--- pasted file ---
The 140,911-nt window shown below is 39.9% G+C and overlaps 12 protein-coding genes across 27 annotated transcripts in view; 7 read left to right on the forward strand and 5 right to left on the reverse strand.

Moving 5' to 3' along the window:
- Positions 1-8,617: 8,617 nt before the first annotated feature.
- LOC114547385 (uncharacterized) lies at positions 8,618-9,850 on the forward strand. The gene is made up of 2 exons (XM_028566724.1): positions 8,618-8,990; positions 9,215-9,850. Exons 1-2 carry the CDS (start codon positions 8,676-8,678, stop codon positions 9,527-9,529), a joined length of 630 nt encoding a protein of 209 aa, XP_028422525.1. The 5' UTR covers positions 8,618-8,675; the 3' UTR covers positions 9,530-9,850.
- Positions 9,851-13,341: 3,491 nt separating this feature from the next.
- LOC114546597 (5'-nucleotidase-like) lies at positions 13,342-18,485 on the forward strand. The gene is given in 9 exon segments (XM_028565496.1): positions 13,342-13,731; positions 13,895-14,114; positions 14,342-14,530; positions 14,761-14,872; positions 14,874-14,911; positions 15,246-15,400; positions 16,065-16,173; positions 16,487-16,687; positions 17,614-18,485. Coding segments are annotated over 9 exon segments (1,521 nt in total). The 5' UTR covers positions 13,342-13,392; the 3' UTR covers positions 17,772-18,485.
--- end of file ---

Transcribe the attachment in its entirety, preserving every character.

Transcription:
The 140,911-nt window shown below is 39.9% G+C and overlaps 12 protein-coding genes across 27 annotated transcripts in view; 7 read left to right on the forward strand and 5 right to left on the reverse strand.

Moving 5' to 3' along the window:
- Positions 1-8,617: 8,617 nt before the first annotated feature.
- LOC114547385 (uncharacterized) lies at positions 8,618-9,850 on the forward strand. The gene is made up of 2 exons (XM_028566724.1): positions 8,618-8,990; positions 9,215-9,850. Exons 1-2 carry the CDS (start codon positions 8,676-8,678, stop codon positions 9,527-9,529), a joined length of 630 nt encoding a protein of 209 aa, XP_028422525.1. The 5' UTR covers positions 8,618-8,675; the 3' UTR covers positions 9,530-9,850.
- Positions 9,851-13,341: 3,491 nt separating this feature from the next.
- LOC114546597 (5'-nucleotidase-like) lies at positions 13,342-18,485 on the forward strand. The gene is given in 9 exon segments (XM_028565496.1): positions 13,342-13,731; positions 13,895-14,114; positions 14,342-14,530; positions 14,761-14,872; positions 14,874-14,911; positions 15,246-15,400; positions 16,065-16,173; positions 16,487-16,687; positions 17,614-18,485. Coding segments are annotated over 9 exon segments (1,521 nt in total). The 5' UTR covers positions 13,342-13,392; the 3' UTR covers positions 17,772-18,485.